At SXSW 2012, I was lucky enough to spend about ten minutes with Rob Riggle who you may know from such roles in The Hangover, Step Brothers, 21 Jump Street, and the upcoming Nature Calls. We talked everything from quitting flight school for comedy to his fans to his comedy inspirations. Honestly, I was very nervous and starstruck to do this interview with Rob in person, which you may be able to tell from my voice in the interview. R0b was such a nice guy and seemed like he actually wanted to be there. He took a picture with me as well after the interview.
Check out the YoutTube clip below to listen to the interview.
Me: Why comedy?
Rob: Cuz I couldn’t think of a better way to spend my time. To laugh everyday, to hang out with funny people, that’s just everyday full of joy. I can’t imagine doing anything else.
Me: When you quit flight school, did you get made fun of? (meaning get made fun of for choosing comedy)
Rob:No, I didn’t get made fun of, some people questioned it. People were like, “What are you doing? They’re paying us money to fly planes. We’re Top Gun, this is cool stuff. What are you doing?” And you know, I totally respected that because that was there passion. My passion was comedy and acting.
Me: Do you ever get tired of people coming up to you and quoting your memorable lines from movies?
Rob: You know, it’s always flattering, it really is. It’s a complement, so that’s always how I try to take it. If they scream it at me when I’m not expecting it, then it gets a little annoying.
Me: What was it like working with Patrice O’Neal, Nature Calls being his last movie before he passed away?
Rob: It was an honor. He was such a great standup comedian and a talented actor and I’m glad I got to spend some time with him. I’m glad I didn’t miss that opportunity. And I consider myself lucky for having that opportunity.
Me: What was it like working with Channing Tatum and Jonah Hill on 21 Jump Street?
Rob: Awesome! Jonah is a genius, like a for real genius. He’s so funny, so talented, such a great writer and producer. It would be an honor to work with him anytime. That was a really cool experience. Channing, I hadn’t met until this film. I kinda knew Jonah before but I hadn’t met Channing until this; I couldn’t have been happier. He’s a really good dude. He’s very funny, he knows comedy, he knows his way around a bit. He’s a great actor. I hope he does more comedies cuz he’s a really funny dude.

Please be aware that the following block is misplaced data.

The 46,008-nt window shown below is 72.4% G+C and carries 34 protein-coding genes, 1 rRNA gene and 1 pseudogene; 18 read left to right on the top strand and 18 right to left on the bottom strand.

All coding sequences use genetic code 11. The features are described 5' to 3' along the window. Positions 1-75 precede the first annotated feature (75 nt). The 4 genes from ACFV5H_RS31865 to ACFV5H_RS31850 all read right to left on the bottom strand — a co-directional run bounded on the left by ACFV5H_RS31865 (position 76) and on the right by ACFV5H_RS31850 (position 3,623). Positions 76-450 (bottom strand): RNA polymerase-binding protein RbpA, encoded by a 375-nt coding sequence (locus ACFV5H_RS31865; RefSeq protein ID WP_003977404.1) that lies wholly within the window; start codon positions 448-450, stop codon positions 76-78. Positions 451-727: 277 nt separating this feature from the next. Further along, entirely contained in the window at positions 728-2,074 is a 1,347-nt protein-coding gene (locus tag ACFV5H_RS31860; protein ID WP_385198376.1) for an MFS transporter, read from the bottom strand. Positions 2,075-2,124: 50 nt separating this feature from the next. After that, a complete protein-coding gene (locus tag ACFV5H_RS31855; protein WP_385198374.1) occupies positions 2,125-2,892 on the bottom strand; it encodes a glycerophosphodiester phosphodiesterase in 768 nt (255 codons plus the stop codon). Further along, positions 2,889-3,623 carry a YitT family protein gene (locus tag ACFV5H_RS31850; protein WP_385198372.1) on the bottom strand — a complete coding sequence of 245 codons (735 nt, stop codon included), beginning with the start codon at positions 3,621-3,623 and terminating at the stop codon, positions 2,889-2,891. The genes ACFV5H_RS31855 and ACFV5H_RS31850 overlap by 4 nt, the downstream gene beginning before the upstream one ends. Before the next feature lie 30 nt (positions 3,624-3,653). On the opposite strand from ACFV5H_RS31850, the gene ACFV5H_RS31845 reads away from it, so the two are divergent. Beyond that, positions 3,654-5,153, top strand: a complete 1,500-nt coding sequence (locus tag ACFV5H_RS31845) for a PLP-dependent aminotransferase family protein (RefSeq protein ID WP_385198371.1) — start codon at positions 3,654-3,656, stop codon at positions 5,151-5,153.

Me: There’s a scene at the end of 21 Jump Street where you do something kind of outrageous. Was that actually in the script or something you came up with on the spot?
Rob: It was not in the script. And we came up with it on the spot. We were shooting, it was a night shoot, and we were doing stuff and improvising. And when you improvise you keep heightening and heightening the situation and it went to a funny place.
Me: How much of that film was improv?
Rob: It’s hard to put it in terms like that because you do what’s scripted cuz that’s what the studio paid for, you have to do that, but once you do one or two or three takes, you start to get comfortable and you loosen up and play within that context. Within the scenes, yeah there would be improvising. We would try different things, little things here and there. But we stayed to the script for a big part of it but there are definitely parts of the movie that are not on the page that you’ll see in the movie.
Me: What was it like playing the bad guy?
Rob: Ummm, well spoiler alert. My character was fun. He’s the track couch and the gym teacher and the high school that Jonah and Channing infiltrate. I’ve had many football coaches and drill instructors and alpha males in my life that I kind of pulled from to create this guy. It was fun.
Me: Are we ever going to see you in a leading role?
Rob: That is the goal. I would love an opportunity to lead. It’s not always up to me though. I hope to find opportunities and if I get an opportunity I will definitely try to make the best of it.
Me: Who do you like to improv with?
Rob: The guys I came up with doing improv with at the UCB Theatre in New York, Rob Heubel, Paul Scheer, Owen Birch, Seth Morris. I still perform with those guys in LA and the UCB in LA. Anybody who has an improv back ground and knows the general rules of improv and knows how to play a bit. I love playing with folks like that.
Me: Is there a process you go through in order to figure out exactly how you will say a certain line such as your memorable ones from previous films?
Rob: Nah, I mean, I wouldn’t say I go that deep into thinking the actual tonality of how I’m going to deliver my lines. I just take my character and I think about the situation he’s in and how he would react. I just try and do that and then maybe heighten it a bit for emphasis.
Me: Who are some of your comedy inspirations?
Rob: My first comedy album was George Carlin and once I committed that to memory I remember Bill Murray. I loved all his movies in the 1980s, Caddyshack, Stripes, Meatballs, Ghostbusters, I just loved all that. I remember the first time I saw Eddie Murphy’s Delirious. I thought that was a watershed moment for me. I thought I had seen something really special and I did cuz it was special but that was one of those moments where I was like, “That’s awesome!” That’s great storytelling, the way he tells stories is funny and I just liked his approach to standup. Those were prolly the early things that made me think that comedy was pretty darn cool.
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